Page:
I stumbled onto this article, today, about Amazon getting into wine sales.
I, personally, have never bought anything from Amazon, although, Peggy, ocassionally, does so, but for some reason or other, this article intrigued me.
I looked at the Snooth Forum archives and saw some previous discussions of Amazon selling wine. I assume that problems they have had in the past have been considered in developing their new model.
The way I read it wineries will enroll in this program with Amazon. Amazon will collect $40/month (seems like a nuisance more than a fee) plus 15% of the sales price (sounds sweet for Amazon).
In return, the winery seems to do all the work--"Wineries will be able to list their products through Amazon, but like other Marketplace sellers, must handle shipping and compliance on their own." The next paragraph, though, seems to indicate some attempt to help the wineries--"The retailer is also negotiating with shipping and compliance companies to provide low fixed rates for vendors, but nothing has been offered at this time." That sounds fairly noncommittal to me.
I was wondering what kind of wineries would try out this option--smaller wineries trying to reach new customers, larger wineries wanting to expand their sales channels? Also, I am sure the distributors are not crazy about being cut out of the action.
I am a pretty risk averse person and, if I was a winery owner, I doubt if I would be an early adopter. On the other hand, it is not clear that the risk is all that great--maybe it is and maybe it isn't. I, frankly, don't know. As a consumer (closer to my realm of actual expertise), though, it looks OK to me.
Does anybody have any other insights?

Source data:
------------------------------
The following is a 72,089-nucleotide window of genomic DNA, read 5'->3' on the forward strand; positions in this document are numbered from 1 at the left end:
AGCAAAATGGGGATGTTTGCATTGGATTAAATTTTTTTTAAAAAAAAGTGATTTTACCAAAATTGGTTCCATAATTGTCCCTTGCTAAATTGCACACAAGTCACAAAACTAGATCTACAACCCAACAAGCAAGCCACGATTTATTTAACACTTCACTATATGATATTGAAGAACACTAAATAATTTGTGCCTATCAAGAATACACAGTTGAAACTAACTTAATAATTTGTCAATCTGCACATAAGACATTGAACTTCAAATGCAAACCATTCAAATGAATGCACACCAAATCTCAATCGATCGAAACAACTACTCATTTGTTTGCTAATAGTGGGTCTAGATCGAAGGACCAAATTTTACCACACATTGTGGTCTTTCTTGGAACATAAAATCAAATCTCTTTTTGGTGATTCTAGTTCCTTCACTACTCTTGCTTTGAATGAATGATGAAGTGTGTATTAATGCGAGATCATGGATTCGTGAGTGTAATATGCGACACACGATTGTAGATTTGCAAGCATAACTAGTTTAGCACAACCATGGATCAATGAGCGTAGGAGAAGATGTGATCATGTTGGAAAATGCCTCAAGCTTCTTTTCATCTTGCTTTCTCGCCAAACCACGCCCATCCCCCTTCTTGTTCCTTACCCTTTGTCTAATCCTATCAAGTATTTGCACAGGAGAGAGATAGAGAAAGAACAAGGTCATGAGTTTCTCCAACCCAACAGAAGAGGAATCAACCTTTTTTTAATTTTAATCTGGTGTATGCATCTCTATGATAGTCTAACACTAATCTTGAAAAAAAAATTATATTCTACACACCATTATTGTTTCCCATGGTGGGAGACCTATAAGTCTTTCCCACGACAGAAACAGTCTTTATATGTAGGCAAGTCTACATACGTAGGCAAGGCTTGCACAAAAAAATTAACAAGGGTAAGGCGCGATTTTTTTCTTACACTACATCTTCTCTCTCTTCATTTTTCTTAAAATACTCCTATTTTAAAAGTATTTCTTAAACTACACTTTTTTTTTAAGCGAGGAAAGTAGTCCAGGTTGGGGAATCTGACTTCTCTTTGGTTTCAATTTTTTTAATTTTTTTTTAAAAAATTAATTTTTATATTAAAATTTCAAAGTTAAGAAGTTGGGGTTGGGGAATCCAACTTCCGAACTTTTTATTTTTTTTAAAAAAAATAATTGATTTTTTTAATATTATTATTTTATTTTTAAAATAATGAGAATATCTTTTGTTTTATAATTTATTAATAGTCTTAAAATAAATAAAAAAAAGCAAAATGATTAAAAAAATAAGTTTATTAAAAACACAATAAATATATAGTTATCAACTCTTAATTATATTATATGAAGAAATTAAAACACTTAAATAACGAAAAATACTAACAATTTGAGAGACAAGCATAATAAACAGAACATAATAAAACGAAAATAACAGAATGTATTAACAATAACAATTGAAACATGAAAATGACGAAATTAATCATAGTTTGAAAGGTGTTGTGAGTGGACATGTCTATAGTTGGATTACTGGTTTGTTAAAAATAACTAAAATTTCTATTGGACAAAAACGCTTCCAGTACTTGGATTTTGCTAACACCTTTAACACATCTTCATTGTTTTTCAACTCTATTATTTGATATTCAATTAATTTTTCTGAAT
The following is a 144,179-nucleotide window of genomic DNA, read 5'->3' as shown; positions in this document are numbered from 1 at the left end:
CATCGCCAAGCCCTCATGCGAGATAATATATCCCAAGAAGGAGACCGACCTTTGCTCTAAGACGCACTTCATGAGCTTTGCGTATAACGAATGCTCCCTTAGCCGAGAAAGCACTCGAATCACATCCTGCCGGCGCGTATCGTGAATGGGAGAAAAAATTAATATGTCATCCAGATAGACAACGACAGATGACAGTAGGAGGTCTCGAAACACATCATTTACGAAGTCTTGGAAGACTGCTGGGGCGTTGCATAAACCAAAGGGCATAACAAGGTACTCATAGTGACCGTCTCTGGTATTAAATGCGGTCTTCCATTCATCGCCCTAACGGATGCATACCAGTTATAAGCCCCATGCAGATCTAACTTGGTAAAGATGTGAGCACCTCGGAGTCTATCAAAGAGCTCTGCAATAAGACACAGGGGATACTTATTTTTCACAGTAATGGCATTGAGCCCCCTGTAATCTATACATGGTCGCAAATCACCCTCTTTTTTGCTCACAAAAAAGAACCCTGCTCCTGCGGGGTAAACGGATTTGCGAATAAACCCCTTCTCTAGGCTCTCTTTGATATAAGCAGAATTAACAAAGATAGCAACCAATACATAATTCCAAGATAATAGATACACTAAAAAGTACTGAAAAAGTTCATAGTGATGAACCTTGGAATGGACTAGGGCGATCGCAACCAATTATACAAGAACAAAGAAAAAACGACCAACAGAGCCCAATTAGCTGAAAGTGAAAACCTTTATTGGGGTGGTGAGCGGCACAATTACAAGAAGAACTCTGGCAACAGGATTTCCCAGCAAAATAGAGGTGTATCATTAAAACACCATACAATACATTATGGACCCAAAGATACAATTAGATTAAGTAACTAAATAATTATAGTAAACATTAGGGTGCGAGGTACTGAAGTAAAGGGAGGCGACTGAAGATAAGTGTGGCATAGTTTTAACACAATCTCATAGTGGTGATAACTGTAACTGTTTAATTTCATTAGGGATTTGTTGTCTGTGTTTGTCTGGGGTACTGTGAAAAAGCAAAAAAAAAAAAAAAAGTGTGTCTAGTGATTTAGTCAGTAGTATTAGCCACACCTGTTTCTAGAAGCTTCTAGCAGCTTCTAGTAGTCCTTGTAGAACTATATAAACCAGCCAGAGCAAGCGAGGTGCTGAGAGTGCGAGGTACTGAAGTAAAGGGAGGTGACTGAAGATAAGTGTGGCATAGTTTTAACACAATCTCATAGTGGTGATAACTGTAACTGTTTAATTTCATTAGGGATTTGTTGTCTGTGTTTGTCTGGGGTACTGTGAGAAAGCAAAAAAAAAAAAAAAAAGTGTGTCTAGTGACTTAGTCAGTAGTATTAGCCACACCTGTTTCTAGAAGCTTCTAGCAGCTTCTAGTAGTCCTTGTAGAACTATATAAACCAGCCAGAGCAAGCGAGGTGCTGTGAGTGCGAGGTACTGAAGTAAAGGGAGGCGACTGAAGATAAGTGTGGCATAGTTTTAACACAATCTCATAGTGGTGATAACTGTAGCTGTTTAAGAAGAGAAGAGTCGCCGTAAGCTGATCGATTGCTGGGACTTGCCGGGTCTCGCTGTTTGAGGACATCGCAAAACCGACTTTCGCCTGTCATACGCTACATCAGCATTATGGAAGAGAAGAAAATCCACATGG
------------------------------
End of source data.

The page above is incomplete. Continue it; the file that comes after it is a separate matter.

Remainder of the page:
Amazon Trying to Sell Wine, Again
- Reply by JonDerry, Sep 29, 2012.
Amazon and wine don't seem to go together, but this company is publicly traded and very aggressive...they want to be where ever money, industry, and opportunity is.
Having said that, I don't see this as much of an option for the boutique wineries who rely on their relationships with wine shops to make in-store recommendations...this seems more like for the bigger brands that people are going to buy regardless of where or how, and amazon may have a model here to make the wineries more money who don't care if some retailers/distributors are going to be upset. Thinking wineries like Caymus, Kendall Jackson, Sonoma Cutrer, etc.
- Reply by Richard Foxall, Oct 1, 2012.
Amazon has been really successful at creating affiliate programs. As long as they get a cut, they don't seem to care if they sell it themselves. This could work to the advantage of a smaller winery that wanted to sell direct but not run all the back end themselves. Just one thought, not something I have spent a lot of time cogitating about.
Also, Amazon's power to work on legislatures in different states could help push the issue of balkanized wine shipping rules. They've had a big impact on California's collection of sales taxes on Internet transactions, although that is starting to change.
- Reply by outthere, Oct 1, 2012.
Basically they are screwing the 3 tier distribution system but it will basically be on average consumer labels, not allocated brands. The winery will make more money than in the 3 tier so it is a win except that they would have to ship every purchase. Perhaps it will be case minimums?